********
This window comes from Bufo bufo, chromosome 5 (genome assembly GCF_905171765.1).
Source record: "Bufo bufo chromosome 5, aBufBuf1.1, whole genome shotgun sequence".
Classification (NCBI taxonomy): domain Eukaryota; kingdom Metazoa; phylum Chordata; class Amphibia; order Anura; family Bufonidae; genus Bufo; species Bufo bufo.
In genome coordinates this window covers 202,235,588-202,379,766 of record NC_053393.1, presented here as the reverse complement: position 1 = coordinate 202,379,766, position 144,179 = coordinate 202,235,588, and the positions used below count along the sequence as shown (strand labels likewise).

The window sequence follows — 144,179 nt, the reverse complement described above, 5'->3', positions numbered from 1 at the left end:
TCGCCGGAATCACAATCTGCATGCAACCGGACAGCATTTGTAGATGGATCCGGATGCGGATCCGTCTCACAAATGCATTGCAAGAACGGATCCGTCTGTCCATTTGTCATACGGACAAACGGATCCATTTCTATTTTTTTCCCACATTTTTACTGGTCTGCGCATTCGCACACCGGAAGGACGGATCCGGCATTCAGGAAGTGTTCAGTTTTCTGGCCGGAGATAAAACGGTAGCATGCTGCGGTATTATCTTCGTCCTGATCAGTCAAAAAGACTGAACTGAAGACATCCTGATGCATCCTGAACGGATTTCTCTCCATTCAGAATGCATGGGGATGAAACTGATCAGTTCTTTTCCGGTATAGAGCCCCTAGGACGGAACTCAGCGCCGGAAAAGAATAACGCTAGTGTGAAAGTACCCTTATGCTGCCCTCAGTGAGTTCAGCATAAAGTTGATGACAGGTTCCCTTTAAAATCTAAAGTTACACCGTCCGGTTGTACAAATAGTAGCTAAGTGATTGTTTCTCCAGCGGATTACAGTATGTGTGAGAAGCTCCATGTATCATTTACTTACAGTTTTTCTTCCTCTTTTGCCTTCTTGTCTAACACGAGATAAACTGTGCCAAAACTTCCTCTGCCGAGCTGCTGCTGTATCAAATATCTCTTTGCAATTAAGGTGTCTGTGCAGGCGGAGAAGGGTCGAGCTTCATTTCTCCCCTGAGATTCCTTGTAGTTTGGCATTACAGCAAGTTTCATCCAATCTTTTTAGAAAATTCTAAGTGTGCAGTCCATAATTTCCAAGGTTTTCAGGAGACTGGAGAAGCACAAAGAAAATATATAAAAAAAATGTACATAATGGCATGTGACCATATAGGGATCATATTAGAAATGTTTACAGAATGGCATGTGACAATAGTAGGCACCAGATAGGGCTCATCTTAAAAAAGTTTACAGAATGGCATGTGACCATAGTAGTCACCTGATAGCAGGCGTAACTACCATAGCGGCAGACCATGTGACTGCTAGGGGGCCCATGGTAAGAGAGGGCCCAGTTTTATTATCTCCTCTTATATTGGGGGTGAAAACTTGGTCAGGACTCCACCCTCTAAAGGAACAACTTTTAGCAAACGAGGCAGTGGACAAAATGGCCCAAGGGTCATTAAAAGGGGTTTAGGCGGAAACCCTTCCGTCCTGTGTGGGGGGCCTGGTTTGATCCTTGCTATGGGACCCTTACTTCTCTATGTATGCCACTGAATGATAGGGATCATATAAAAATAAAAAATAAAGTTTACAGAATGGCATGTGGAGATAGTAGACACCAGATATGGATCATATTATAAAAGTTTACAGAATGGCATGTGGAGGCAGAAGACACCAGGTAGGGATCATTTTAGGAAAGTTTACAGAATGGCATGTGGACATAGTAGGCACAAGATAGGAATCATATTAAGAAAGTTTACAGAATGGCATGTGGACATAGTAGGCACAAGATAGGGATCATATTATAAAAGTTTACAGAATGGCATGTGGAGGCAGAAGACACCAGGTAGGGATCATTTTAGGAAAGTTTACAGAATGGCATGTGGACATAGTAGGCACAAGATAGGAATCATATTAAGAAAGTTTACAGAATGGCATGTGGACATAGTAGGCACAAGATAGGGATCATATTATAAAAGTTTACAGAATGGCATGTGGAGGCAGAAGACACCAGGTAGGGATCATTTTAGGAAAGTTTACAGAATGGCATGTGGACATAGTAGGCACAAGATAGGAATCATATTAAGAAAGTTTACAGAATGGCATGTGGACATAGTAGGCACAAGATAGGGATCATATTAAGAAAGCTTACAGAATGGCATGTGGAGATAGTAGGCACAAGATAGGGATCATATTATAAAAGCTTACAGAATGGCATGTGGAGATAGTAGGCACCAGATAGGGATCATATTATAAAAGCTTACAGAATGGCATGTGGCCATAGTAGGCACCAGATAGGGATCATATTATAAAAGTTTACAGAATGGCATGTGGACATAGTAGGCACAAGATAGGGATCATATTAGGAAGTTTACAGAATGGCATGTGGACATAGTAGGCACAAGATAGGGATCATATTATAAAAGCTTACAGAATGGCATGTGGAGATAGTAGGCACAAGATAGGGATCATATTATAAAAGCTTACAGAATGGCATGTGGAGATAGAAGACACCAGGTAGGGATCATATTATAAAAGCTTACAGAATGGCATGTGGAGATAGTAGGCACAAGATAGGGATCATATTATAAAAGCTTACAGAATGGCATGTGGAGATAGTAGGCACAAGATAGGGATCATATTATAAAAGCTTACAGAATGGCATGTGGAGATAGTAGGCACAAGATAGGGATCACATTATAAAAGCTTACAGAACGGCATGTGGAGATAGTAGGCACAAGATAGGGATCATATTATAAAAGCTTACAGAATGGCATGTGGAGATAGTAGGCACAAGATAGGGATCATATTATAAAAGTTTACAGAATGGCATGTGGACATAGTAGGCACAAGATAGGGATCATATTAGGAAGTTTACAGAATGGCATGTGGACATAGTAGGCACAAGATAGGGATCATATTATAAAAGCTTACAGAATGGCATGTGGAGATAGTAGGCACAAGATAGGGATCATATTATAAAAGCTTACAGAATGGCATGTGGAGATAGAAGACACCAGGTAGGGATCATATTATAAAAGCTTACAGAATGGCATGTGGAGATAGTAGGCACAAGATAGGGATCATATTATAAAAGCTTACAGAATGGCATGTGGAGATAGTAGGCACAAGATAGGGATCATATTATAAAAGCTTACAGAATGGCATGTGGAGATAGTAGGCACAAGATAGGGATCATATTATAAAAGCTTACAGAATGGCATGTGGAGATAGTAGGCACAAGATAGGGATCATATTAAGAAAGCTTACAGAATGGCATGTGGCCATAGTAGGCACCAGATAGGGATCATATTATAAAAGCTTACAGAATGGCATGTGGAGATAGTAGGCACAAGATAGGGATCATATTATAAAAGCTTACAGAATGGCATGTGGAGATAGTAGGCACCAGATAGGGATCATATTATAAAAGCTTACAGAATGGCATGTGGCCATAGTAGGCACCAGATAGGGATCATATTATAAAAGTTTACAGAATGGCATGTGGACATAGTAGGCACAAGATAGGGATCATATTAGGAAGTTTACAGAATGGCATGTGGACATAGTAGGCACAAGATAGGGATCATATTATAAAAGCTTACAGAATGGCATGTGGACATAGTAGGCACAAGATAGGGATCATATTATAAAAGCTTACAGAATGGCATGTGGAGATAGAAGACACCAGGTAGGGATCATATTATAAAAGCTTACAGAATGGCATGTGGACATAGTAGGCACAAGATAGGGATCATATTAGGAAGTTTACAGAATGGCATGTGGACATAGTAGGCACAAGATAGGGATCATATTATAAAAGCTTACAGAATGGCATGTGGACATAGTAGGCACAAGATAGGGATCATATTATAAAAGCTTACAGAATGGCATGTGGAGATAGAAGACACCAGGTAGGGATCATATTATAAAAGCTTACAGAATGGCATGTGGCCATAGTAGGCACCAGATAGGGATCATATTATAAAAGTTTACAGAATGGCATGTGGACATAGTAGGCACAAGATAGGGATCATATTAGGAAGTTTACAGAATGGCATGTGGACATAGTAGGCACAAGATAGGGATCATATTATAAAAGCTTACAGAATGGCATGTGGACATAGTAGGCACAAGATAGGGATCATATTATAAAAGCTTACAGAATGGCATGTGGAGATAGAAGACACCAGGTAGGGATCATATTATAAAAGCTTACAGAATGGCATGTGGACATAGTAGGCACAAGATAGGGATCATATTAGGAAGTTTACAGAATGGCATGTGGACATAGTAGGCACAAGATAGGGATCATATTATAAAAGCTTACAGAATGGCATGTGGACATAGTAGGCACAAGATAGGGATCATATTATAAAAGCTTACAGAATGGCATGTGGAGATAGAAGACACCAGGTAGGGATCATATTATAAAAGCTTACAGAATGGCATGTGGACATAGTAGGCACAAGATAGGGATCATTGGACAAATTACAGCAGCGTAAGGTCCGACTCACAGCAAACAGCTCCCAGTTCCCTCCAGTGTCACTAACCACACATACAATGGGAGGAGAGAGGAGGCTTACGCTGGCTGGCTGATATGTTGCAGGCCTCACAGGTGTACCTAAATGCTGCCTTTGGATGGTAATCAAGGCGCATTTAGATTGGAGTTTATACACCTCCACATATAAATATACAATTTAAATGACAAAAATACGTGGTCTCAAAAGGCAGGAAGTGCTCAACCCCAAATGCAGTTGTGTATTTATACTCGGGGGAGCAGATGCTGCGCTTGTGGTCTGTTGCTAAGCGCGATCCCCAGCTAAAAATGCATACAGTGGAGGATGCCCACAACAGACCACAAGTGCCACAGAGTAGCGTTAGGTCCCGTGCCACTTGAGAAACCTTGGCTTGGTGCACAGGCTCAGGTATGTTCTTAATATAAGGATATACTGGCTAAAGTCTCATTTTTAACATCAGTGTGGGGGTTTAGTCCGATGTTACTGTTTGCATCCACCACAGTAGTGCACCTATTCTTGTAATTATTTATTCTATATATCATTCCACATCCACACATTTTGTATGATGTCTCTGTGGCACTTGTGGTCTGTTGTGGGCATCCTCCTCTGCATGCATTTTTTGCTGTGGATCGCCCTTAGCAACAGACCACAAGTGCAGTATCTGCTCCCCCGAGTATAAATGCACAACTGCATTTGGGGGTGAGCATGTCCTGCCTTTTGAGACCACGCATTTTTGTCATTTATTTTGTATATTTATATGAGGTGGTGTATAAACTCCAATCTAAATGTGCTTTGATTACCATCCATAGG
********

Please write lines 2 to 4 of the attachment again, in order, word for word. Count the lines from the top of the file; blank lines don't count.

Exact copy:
Source record: "Bufo bufo chromosome 5, aBufBuf1.1, whole genome shotgun sequence".
Classification (NCBI taxonomy): domain Eukaryota; kingdom Metazoa; phylum Chordata; class Amphibia; order Anura; family Bufonidae; genus Bufo; species Bufo bufo.
In genome coordinates this window covers 202,235,588-202,379,766 of record NC_053393.1, presented here as the reverse complement: position 1 = coordinate 202,379,766, position 144,179 = coordinate 202,235,588, and the positions used below count along the sequence as shown (strand labels likewise).